Prof Philip Howse's book Vicar of the Amazon, chronicles the life of the Reverend Arthur Miles Moss, a little-known genius who explored the Amazon, collecting and breeding butterflies and moths in period from 1903 to 1947 – a period during which little about the Amazon and its natural history became known to the world.
Miles Moss went to Peru in 1907 and from 1912 to 1945 was the Anglican Chaplain of the largest parish in the world, one that encompassed the whole of the Amazon basin from Iquitos in Peru to the Atlantic; an area roughly 3,000 miles long and 800 miles wide, amounting to about one quarter of the South American continent. His great passion was Lepidoptera: his major contributions to science were in the form of three classic works on hawk-moths and swallowtail butterflies, all published in the journal of his patron Lord Walter Rothschild who established Tring Museum containing the largest collection of butterflies and moths in the world.
Following in the wake of great Victorian naturalists such as Wallace and Bates, Moss' story has been neglected: apart from his publications in scientific journals he left a collection of 25,000 insects, unpublished manuscripts on Amazonian natural history, and some incredibly beautiful water-colours of bizarre-looking caterpillars now archived in the Natural History Museum in South Kensington.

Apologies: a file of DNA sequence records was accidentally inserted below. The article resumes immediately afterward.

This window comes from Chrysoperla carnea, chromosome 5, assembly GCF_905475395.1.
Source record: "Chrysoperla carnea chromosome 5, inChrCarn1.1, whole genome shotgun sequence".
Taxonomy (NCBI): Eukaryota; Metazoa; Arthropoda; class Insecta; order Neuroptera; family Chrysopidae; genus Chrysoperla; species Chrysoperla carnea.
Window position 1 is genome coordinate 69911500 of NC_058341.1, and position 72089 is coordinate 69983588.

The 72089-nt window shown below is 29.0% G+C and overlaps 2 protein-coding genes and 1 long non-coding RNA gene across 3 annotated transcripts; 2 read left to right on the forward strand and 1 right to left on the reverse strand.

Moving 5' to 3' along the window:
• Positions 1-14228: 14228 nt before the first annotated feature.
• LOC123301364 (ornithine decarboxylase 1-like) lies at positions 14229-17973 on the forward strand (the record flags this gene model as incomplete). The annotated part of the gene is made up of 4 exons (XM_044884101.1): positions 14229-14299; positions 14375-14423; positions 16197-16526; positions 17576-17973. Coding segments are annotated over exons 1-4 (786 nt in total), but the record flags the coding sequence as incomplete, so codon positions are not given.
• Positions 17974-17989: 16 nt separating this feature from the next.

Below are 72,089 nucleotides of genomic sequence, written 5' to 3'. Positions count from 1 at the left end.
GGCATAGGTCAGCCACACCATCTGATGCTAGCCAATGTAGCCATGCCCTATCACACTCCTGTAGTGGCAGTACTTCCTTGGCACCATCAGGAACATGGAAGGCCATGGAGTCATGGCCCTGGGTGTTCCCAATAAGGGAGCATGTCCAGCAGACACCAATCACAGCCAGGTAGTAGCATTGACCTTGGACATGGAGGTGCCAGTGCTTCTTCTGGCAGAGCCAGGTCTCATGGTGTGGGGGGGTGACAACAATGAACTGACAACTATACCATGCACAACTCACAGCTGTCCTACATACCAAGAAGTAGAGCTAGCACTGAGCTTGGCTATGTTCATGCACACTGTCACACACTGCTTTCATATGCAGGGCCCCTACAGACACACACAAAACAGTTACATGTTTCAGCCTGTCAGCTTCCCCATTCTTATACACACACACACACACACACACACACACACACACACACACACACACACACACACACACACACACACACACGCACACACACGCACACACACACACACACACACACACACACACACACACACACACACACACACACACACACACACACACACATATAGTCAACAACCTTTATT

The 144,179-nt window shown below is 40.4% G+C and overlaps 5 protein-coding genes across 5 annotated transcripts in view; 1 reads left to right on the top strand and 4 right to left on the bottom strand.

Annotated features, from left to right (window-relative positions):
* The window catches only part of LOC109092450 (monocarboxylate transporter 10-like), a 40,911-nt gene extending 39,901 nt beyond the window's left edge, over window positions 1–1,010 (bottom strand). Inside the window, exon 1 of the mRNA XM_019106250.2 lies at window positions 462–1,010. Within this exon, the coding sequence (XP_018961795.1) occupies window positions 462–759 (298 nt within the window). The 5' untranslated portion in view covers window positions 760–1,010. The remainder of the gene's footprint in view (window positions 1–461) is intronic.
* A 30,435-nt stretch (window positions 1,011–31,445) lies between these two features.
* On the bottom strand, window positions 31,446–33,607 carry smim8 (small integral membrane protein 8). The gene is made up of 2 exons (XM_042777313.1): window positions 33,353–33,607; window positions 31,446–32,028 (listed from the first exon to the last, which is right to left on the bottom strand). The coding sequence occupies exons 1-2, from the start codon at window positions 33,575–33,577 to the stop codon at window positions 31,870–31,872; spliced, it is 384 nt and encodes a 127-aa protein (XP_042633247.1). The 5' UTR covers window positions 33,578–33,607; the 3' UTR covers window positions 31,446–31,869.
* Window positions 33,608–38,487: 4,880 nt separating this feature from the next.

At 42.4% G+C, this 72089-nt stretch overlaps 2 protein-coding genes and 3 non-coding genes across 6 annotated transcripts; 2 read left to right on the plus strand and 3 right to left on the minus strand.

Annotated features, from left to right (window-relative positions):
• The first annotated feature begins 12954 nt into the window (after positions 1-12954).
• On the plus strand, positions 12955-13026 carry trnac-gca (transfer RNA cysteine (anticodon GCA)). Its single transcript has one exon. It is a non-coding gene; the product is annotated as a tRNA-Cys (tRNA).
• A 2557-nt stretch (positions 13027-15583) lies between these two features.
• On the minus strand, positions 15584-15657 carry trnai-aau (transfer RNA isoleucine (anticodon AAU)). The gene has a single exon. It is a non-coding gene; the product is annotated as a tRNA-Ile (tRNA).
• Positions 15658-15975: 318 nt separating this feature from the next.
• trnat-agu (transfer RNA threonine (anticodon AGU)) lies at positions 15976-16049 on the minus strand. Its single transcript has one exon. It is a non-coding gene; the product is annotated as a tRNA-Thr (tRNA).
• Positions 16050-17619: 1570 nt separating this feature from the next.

"[...] Philip Howse has placed Moss in the context of rubber barons, deforestation, hardship, adventure and the changing political situation in the Amazon. This is a meandering (in the very best sense) work of history – entomological, political, philosophical, theological, sprinkled with fascinating quotes from a variety of sources. The author is congratulated on presenting a well-researched book of academic and historical value. It is highly recommended to anyone with an interest in adventure, entomology and the Amazon."
– John Tennent, Atropos 72, 2023